Everyone knows the pub bore.
He’s the yellow-jowelled jackal with thinning hair leaning over a pint of flat ale at the end of the bar, eyeing each person who walks through the door with glass-eyed desperation.
Ready to pounce on any moment of politeness, he’ll lock his victim in with an interminable ramble stuffed with self-aggrandising anecdotes of implausible past glories before hinting that he’d like you to buy him a pint.
In recent years The Good Pub Guide – once a formidable ally of British drinking – has started to resemble less a drinking buddy and more this very creature.
In 2012 it decided to start charging pubs £200 to feature in its listings (have one on me, mate) while this week, to draw attention to itself, declared that 4,000 British pubs ‘deserve’ to close down at a time when landlords are struggling more than ever.
The reason? Because too many are ‘stuck in the 1980s’, offering ‘indifferent food, drink and service’. It’s time, according to the Bible of imbibing, that more local pubs ‘diversify’ with the changing times.
As a life-long pub devotee who has made the journey from downing £1.80 stouts in Northumbrian Working Men’s Clubs to sipping Soho cocktails out of tea cups, I wonder if that is what we really want.
To some, a pub ‘moving with the times’ means the kind of place where a polished Aspall tap winks at you from the bar as you sit down to a Jenga pile of hand-cut, goose fat chips.
Where on the table next to you, a cheerful young couple compete good-naturedly over a game of Scrabble as handsome staff wearing clean white aprons hover with plates of gourmet black pudding and tin buckets of £35 bottles of wine (shop price: £6.99).
In short: perfectly pleasant places to pass an afternoon, but also anodyne, bereft of soul, lacking in excitement.
Don’t get me wrong: there are few things more enjoyable than a good cocktail or wine bar, places of genuine refinement that make life feel that bit more special. And pubs that put a real focus on quality food and always have done: they’re among the best places to eat in the country.
But surely there is still a place for the traditional crap boozer, those dusty cocoons of cushioned velvet stained with the detritus of a thousand ‘cheers’, those sacred retreats where wobbly pints are passed over split packets of salty pig parts, those refuges from the sanitized outside world that unite people, not in how smart and clean but how utterly shit they are.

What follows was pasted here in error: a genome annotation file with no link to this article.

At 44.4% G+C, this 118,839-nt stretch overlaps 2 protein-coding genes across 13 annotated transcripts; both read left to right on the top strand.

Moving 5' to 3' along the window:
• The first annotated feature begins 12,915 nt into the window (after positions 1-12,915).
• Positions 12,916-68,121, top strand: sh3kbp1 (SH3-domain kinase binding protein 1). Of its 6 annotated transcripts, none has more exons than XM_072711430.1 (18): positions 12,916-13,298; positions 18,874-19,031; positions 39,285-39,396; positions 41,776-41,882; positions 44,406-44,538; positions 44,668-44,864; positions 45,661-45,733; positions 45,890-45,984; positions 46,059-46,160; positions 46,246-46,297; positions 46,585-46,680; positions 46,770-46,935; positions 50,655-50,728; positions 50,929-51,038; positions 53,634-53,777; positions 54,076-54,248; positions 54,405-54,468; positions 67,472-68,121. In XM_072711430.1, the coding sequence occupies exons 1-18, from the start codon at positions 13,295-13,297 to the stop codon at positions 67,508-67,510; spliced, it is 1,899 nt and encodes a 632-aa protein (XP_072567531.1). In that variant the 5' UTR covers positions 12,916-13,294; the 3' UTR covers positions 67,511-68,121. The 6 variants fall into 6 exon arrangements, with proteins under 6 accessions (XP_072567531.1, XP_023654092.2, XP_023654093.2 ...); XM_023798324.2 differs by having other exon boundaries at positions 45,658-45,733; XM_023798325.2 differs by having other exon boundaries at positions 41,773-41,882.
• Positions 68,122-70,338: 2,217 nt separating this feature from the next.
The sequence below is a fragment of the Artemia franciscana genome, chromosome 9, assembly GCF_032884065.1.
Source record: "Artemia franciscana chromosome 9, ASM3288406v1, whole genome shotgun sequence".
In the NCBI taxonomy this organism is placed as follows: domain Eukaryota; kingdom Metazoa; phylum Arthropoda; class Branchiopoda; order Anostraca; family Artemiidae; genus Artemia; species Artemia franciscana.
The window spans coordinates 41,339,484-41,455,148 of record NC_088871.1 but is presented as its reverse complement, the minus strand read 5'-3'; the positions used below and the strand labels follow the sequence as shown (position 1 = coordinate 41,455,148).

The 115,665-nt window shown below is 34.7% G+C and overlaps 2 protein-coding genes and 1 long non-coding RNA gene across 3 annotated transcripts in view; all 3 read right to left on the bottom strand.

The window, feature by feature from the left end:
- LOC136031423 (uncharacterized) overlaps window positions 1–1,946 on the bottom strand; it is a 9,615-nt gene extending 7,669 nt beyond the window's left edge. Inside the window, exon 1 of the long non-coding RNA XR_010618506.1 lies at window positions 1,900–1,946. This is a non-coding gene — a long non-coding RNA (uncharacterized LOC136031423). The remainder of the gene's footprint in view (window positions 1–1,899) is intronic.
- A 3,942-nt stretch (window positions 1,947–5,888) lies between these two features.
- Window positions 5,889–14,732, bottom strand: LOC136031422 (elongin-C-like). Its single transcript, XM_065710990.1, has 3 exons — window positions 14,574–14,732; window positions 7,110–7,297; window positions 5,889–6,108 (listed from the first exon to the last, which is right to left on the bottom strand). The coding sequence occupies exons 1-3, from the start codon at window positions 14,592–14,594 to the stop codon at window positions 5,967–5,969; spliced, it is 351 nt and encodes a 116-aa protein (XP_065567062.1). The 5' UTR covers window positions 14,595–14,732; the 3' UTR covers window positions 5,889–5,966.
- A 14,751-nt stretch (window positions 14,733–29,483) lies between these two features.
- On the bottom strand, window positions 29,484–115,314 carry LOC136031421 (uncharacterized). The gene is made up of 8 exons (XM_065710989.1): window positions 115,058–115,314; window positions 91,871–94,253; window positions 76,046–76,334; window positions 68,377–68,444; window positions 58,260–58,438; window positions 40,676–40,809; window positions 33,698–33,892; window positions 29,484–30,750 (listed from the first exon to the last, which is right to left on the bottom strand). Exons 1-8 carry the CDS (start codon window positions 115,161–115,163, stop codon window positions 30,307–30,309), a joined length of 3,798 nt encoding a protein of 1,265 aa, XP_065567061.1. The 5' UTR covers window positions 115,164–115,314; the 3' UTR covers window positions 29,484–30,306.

A couple of years ago I was temporarily homeless at the bitter end of a failed relationship. Wandering aimlessly, I found a pub like this, on Tottenham Court Road.
Every Saturday for a month or so I took to shuffling in and taking a place among the uneven bar stools to sip Strongbow and watch whatever football was on the telly.
Two old cockney boys were sat there at the bar every time, Mick and Paul. They knew everyone who walked in and greeted them loudly, buying pints of John Smiths from the warm-smiling Polish barmaid, counting out pockets full of coppers onto the sticky bar top.
After a while, they took me under their wing. We’d talk about the game and the wider world. It turned out they’d been friends ever since they played together in their local boy’s team. The made fun of my youth, and their old age. I never got to know them very well, but they were a welcome distraction from my own sorry troubles.
A few months later, life decidedly more on track, I returned to find the same building had been transformed into a ‘gastro pub’.
The knackered seats and peeling wallpaper had been replaced with retro avant-garde furniture and shiny mirrors. Where once crisps dangled unhealthily behind the bar, a blackboard boasted of the happily butchered organic animals. Inside, co-workers bleated at each other in segregated huddles.
It looked perfectly nice.
I didn’t go in.
Who knows what became of old Mick and Paul. But their simple kindness reminded me that pubs – as Tom Parker Bowles put it beautifully on these very pages – are ‘Britain’s secular churches’, the only places left where strangers can become friends, and a man can be alone without feeling lonely.
So what if some of them are incapable of serving any more than a pork pie and an out-of-date packet of Beef McCoy’s? Or if the bar is manned by a grumpy fat bloke instead of a team of professionally happy post-grad students?
In an old school pub, one lit by the grubby glow of gambling machines, where the air turns blue and the beer spills unselfconsciously, there is a sense of unpredictability, a freedom to act that touch more wildly, a coiled sense that things could go good or bad.
A man needs more than just organic food and comfortable cushions on a night out. He needs adventure. These old dives, closing down at a rate of 26 a week, still provide them, as they have done for centuries.
It’s something we’ll miss if we wish it away too hastily in our relentless pursuit of locally sourced organic roasts and continental beers.
So rather than sneer at the shit British pub, find yours, pull up a stool and enjoy a pork pie. Just don’t order the wine.
The article first appear on Esquire in 2013.